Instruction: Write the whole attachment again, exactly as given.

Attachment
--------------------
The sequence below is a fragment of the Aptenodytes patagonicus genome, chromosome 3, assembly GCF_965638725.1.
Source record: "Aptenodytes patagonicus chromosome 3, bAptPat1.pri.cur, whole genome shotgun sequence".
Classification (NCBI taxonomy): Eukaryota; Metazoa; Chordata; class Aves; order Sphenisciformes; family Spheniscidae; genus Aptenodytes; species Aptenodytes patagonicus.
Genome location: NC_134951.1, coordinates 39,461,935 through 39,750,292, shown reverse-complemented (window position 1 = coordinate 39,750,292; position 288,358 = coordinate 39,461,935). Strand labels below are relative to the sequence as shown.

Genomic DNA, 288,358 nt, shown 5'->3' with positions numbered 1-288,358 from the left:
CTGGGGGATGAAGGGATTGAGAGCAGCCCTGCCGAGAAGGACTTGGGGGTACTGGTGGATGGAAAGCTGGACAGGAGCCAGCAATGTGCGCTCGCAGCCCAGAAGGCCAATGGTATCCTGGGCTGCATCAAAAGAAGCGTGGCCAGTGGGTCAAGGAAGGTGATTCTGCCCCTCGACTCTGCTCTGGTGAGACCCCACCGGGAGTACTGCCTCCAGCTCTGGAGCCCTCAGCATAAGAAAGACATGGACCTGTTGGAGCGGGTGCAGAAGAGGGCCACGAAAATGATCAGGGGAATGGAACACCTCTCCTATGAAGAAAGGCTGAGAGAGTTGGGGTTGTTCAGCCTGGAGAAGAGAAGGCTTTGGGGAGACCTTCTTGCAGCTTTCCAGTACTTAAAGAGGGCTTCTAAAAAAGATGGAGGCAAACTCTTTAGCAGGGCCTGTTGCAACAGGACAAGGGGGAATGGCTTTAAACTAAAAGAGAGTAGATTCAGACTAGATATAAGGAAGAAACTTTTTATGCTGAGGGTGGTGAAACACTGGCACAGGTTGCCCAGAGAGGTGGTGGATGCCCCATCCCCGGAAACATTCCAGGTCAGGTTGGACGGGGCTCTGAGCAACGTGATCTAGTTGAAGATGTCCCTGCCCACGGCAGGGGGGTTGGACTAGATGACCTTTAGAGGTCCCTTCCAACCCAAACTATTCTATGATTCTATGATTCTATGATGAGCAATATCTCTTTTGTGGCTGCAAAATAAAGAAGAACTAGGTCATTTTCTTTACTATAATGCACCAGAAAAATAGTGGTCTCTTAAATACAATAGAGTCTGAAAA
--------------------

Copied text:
The sequence below is a fragment of the Aptenodytes patagonicus genome, chromosome 3, assembly GCF_965638725.1.
Source record: "Aptenodytes patagonicus chromosome 3, bAptPat1.pri.cur, whole genome shotgun sequence".
Classification (NCBI taxonomy): Eukaryota; Metazoa; Chordata; class Aves; order Sphenisciformes; family Spheniscidae; genus Aptenodytes; species Aptenodytes patagonicus.
Genome location: NC_134951.1, coordinates 39,461,935 through 39,750,292, shown reverse-complemented (window position 1 = coordinate 39,750,292; position 288,358 = coordinate 39,461,935). Strand labels below are relative to the sequence as shown.

Genomic DNA, 288,358 nt, shown 5'->3' with positions numbered 1-288,358 from the left:
CTGGGGGATGAAGGGATTGAGAGCAGCCCTGCCGAGAAGGACTTGGGGGTACTGGTGGATGGAAAGCTGGACAGGAGCCAGCAATGTGCGCTCGCAGCCCAGAAGGCCAATGGTATCCTGGGCTGCATCAAAAGAAGCGTGGCCAGTGGGTCAAGGAAGGTGATTCTGCCCCTCGACTCTGCTCTGGTGAGACCCCACCGGGAGTACTGCCTCCAGCTCTGGAGCCCTCAGCATAAGAAAGACATGGACCTGTTGGAGCGGGTGCAGAAGAGGGCCACGAAAATGATCAGGGGAATGGAACACCTCTCCTATGAAGAAAGGCTGAGAGAGTTGGGGTTGTTCAGCCTGGAGAAGAGAAGGCTTTGGGGAGACCTTCTTGCAGCTTTCCAGTACTTAAAGAGGGCTTCTAAAAAAGATGGAGGCAAACTCTTTAGCAGGGCCTGTTGCAACAGGACAAGGGGGAATGGCTTTAAACTAAAAGAGAGTAGATTCAGACTAGATATAAGGAAGAAACTTTTTATGCTGAGGGTGGTGAAACACTGGCACAGGTTGCCCAGAGAGGTGGTGGATGCCCCATCCCCGGAAACATTCCAGGTCAGGTTGGACGGGGCTCTGAGCAACGTGATCTAGTTGAAGATGTCCCTGCCCACGGCAGGGGGGTTGGACTAGATGACCTTTAGAGGTCCCTTCCAACCCAAACTATTCTATGATTCTATGATTCTATGATGAGCAATATCTCTTTTGTGGCTGCAAAATAAAGAAGAACTAGGTCATTTTCTTTACTATAATGCACCAGAAAAATAGTGGTCTCTTAAATACAATAGAGTCTGAAAA